The Colonel and the Pressure Cooker

The origins of American success stories.
Oct. 16 2013 11:52 PM

The Colonel’s Real Secret Blend

The key to KFC’s origins has nothing to do with spices and everything to do with science.

KFC

Yum! Brands is not exactly a household name, but its brands are: KFC, Taco Bell, Pizza Hut. Together they form the world’s largest fast food company. In global terms, the flagship brand is good old KFC, which is an especially big hit in Asia—KFC plays an integral role in Japanese Christmas traditions and its restaurants are ubiquitous in urban China. The foundations of this empire go back to a southern cook whose real culinary innovations had little to do with that famous secret blend of 11 herbs and spices.

Before there was KFC, there was really no such thing as fast food chicken. Fast food meant thin, easily griddled burgers and thin-cut potato sticks you could dump in the deep fryer. But starting in 1930, a school dropout and army veteran named Harland Sanders—he was a teamster in Cuba during his U.S. Army stint, not a colonel—had a popular roadside motel, restaurant, and service station in Corbin, Ky., where he served down-home southern classics including fried chicken and country ham. (Food critic Duncan Hines’ 1940 book Adventures in Good Eating: Good Eating Places Along The Highways of America described the spot as “a very good place to stop en route to Cumberland Falls and the Great Smokies.”) For at least the next decade, Sanders and his restaurant prospered. He became a prominent member of the local community and, despite having been born and raised in Indiana, was commissioned a Kentucky Colonel by Gov. Lawrence Wetherby.

And then came the interstate. We can only speculate as to the quality of the food at Sanders’ old place, but Hines’ recommendation was spot-on in terms of location. Driving south from Lexington on U.S. 25, you’d pass right by the restaurant just a few miles before reaching the turn for the Cumberland Falls Highway that would take you away from commerce and toward natural beauty. Then I-75 was built, and between Corbin and Lexington, it runs parallel to—but distinctly west of—the old U.S. 25. The new grade-separated road provided a much faster route for through-travelers. Sanders’ business closed in 1955.

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Fortunately for Sanders, he’d already founded a new business much more successful than the original service station. In 1952, he sold a franchise license for his “Kentucky Fried Chicken” to Peter Harman of Salt Lake City. After the original restaurant failed, this became his livelihood: traveling the country and licensing the KFC product. As recounted by Josh Ozersky in his book Colonel Sanders and the American Dream, restaurant owners “could serve a dish called Colonel Sanders’ Kentucky Fried Chicken in exchange for a nickel for each chicken they sold, and they had to buy the equipment and special recipe (a pressure cooker and the seasoned flour) from Colonel Sanders himself.” The seasoning is what’s famous today, but the pressure cooker is what’s important.

Pressure frying is based on the same principle as the then-new technology of pressure cooking. By fitting a pot with a very tight lid, you can create a high-pressure environment in which the boiling point of water is raised above its normal 212 degrees Fahrenheit. With the water hotter than normal, tough cuts of meat that normally require long braising times can be done relatively quickly. After a brief surge in popularity in the 1940s, pressure cooking rapidly fell out of favor with American homemakers, largely because early models were fairly dangerous and explosion-prone.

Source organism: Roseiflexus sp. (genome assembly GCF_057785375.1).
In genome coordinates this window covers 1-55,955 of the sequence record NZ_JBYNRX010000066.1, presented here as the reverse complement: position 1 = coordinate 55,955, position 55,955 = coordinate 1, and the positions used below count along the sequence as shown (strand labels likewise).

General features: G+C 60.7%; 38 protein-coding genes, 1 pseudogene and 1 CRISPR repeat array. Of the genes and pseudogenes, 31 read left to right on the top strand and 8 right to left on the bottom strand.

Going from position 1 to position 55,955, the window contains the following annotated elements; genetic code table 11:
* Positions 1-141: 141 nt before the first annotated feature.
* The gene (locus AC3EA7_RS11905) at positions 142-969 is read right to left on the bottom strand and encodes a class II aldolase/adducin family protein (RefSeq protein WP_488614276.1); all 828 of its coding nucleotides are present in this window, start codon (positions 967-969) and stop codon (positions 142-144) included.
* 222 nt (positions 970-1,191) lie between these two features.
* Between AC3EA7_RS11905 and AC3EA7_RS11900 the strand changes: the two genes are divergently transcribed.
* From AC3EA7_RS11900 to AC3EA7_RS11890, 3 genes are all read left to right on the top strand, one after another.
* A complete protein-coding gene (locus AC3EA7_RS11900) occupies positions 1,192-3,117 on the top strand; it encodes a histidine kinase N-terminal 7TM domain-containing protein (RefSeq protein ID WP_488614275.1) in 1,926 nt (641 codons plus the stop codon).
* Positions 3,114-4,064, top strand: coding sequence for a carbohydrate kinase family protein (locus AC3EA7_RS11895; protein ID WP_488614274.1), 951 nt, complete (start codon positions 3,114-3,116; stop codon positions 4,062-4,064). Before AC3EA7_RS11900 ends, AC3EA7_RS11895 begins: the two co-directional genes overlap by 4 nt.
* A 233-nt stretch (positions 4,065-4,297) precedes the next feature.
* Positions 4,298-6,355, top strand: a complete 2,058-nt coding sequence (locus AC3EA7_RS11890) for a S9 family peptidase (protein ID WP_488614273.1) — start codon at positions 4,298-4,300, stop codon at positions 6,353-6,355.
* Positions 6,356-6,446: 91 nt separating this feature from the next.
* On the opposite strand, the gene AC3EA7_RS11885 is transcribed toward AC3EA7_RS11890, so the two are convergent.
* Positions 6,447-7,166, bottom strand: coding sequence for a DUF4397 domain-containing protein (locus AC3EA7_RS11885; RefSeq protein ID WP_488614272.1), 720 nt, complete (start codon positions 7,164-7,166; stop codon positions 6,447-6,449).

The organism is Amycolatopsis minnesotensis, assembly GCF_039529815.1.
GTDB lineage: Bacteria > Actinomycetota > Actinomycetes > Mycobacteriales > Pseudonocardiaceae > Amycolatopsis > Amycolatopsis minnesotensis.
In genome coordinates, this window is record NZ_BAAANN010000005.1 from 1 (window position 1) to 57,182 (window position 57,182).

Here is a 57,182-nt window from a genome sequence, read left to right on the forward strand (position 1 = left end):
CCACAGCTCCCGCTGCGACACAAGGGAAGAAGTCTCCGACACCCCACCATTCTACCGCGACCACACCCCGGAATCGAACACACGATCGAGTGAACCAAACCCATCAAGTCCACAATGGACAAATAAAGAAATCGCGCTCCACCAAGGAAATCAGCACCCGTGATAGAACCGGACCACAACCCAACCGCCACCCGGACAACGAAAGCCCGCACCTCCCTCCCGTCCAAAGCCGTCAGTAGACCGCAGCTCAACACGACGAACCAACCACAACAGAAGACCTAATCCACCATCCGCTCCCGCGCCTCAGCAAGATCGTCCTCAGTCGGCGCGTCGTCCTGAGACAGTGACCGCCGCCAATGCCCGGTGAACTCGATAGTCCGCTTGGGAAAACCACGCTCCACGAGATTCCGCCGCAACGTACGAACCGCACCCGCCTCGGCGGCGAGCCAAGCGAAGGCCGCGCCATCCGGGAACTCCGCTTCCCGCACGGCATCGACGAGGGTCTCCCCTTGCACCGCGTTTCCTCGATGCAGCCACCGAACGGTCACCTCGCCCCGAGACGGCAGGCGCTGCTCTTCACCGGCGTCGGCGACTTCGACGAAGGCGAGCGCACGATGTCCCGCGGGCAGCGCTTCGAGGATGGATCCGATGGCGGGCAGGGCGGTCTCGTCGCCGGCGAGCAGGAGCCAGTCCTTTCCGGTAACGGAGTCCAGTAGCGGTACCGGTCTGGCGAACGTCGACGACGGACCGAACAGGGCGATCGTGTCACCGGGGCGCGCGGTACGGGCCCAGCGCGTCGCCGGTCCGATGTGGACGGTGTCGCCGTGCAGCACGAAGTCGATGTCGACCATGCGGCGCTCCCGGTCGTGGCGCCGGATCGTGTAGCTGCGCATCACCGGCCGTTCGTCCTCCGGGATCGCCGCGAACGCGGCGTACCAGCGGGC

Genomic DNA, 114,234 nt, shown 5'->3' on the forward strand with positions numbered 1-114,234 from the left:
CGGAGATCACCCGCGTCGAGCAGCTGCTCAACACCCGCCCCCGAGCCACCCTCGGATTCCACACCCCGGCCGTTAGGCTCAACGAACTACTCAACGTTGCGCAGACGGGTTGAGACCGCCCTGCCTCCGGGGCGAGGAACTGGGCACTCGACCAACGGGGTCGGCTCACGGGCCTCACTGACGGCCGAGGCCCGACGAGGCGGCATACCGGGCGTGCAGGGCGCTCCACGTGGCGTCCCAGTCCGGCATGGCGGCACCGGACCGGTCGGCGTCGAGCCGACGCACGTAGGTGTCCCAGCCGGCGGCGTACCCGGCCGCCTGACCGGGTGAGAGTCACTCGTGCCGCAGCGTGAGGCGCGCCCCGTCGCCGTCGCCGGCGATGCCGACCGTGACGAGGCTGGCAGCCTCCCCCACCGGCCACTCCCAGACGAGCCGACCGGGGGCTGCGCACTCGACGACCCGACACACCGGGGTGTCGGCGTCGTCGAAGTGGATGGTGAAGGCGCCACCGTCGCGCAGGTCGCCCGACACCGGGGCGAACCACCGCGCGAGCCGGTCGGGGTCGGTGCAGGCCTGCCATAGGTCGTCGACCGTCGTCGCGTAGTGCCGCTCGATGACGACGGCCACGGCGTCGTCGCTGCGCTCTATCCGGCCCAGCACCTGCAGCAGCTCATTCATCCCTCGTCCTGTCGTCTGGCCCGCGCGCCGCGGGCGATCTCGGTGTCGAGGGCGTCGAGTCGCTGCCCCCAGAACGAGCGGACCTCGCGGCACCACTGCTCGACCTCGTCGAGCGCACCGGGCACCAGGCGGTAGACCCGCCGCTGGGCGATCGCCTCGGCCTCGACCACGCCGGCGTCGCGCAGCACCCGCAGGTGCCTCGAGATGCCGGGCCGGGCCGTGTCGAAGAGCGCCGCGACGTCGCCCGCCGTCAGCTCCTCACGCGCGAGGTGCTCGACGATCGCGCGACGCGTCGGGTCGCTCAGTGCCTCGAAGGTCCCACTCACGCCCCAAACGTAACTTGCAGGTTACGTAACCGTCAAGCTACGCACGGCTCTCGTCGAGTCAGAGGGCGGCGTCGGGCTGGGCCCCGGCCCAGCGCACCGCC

Filling the pressure cooker with hot oil rather than water only ups the danger factor. Today’s fast-food chains use specially designed pressure fryers to ensure safety, but Sanders seems to have simply encouraged his clients to live dangerously. At high pressure, you can fry chicken pieces with much less time or oil than standard methods would allow. That turned on-the-bone fried chicken into a viable fast food product, years before the processed chicken revolution that gave us various chicken nuggets and patties.

Presumably, Sanders was not the only person to try putting oil in a pressure cooker sometime in the 1940s. But he did help popularize it—alongside original franchisee Pete Harman, who developed training manuals and product guides for franchisees that led to safer large-scale pressure frying. Sanders opened about 600 KFC franchises before selling his company to an investor group in 1964. Henny Penny developed a commercial pressure fryer in 1957, and Broaster came along soon after with a competing product. KFC (Kentucky Fried Chicken went initials-only in 1991) suffered a number of ups and downs throughout the 1960s and 1970s, but its early success firmly established fried chicken in the fast food landscape and turned pressure fryers into standard quick-service restaurant equipment.

The often derided or overlooked food-service sector of the economy is every bit as much a locus of innovation and technological progress as manufacturing or electronics. At high-end restaurants where scientifically enhanced cooking goes by the name “molecular gastronomy,” this kind of food engineering is often celebrated. But chains—like the large factories of the industrial age—have the economies of scale necessary to tinker for the sake of real efficiency, not just novelty. Pressure frying in a single roadside diner was an interesting bit of trivia for a guidebook. Doing it in a national chain, though, transformed an industry.

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